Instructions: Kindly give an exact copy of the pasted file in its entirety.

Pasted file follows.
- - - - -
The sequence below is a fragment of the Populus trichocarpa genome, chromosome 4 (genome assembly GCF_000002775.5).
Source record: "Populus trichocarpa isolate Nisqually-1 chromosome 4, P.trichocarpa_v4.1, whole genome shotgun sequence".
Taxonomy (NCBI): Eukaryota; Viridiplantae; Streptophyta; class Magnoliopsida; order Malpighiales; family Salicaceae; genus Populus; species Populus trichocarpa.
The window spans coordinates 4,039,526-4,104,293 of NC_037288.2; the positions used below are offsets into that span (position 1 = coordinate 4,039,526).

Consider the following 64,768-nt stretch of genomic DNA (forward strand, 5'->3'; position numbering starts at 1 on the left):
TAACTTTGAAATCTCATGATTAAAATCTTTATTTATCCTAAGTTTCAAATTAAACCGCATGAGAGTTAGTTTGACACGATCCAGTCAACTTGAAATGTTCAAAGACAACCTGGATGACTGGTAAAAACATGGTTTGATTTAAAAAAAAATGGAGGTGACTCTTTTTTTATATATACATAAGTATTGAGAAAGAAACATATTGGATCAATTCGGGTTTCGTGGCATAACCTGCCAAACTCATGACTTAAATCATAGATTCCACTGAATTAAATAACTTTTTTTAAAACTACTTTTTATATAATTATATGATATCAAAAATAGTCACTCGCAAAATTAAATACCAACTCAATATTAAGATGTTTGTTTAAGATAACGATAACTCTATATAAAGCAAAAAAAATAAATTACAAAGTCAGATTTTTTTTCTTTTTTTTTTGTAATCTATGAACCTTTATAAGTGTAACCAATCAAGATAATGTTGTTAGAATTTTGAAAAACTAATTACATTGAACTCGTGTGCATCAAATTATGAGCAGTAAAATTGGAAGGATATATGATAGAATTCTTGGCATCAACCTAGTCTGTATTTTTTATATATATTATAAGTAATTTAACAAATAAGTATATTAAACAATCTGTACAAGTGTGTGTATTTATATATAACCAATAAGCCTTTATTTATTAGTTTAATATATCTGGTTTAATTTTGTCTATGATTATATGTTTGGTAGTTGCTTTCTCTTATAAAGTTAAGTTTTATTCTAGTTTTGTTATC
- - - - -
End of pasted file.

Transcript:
The sequence below is a fragment of the Populus trichocarpa genome, chromosome 4 (genome assembly GCF_000002775.5).
Source record: "Populus trichocarpa isolate Nisqually-1 chromosome 4, P.trichocarpa_v4.1, whole genome shotgun sequence".
Taxonomy (NCBI): Eukaryota; Viridiplantae; Streptophyta; class Magnoliopsida; order Malpighiales; family Salicaceae; genus Populus; species Populus trichocarpa.
The window spans coordinates 4,039,526-4,104,293 of NC_037288.2; the positions used below are offsets into that span (position 1 = coordinate 4,039,526).

Consider the following 64,768-nt stretch of genomic DNA (forward strand, 5'->3'; position numbering starts at 1 on the left):
TAACTTTGAAATCTCATGATTAAAATCTTTATTTATCCTAAGTTTCAAATTAAACCGCATGAGAGTTAGTTTGACACGATCCAGTCAACTTGAAATGTTCAAAGACAACCTGGATGACTGGTAAAAACATGGTTTGATTTAAAAAAAAATGGAGGTGACTCTTTTTTTATATATACATAAGTATTGAGAAAGAAACATATTGGATCAATTCGGGTTTCGTGGCATAACCTGCCAAACTCATGACTTAAATCATAGATTCCACTGAATTAAATAACTTTTTTTAAAACTACTTTTTATATAATTATATGATATCAAAAATAGTCACTCGCAAAATTAAATACCAACTCAATATTAAGATGTTTGTTTAAGATAACGATAACTCTATATAAAGCAAAAAAAATAAATTACAAAGTCAGATTTTTTTTCTTTTTTTTTTGTAATCTATGAACCTTTATAAGTGTAACCAATCAAGATAATGTTGTTAGAATTTTGAAAAACTAATTACATTGAACTCGTGTGCATCAAATTATGAGCAGTAAAATTGGAAGGATATATGATAGAATTCTTGGCATCAACCTAGTCTGTATTTTTTATATATATTATAAGTAATTTAACAAATAAGTATATTAAACAATCTGTACAAGTGTGTGTATTTATATATAACCAATAAGCCTTTATTTATTAGTTTAATATATCTGGTTTAATTTTGTCTATGATTATATGTTTGGTAGTTGCTTTCTCTTATAAAGTTAAGTTTTATTCTAGTTTTGTTATC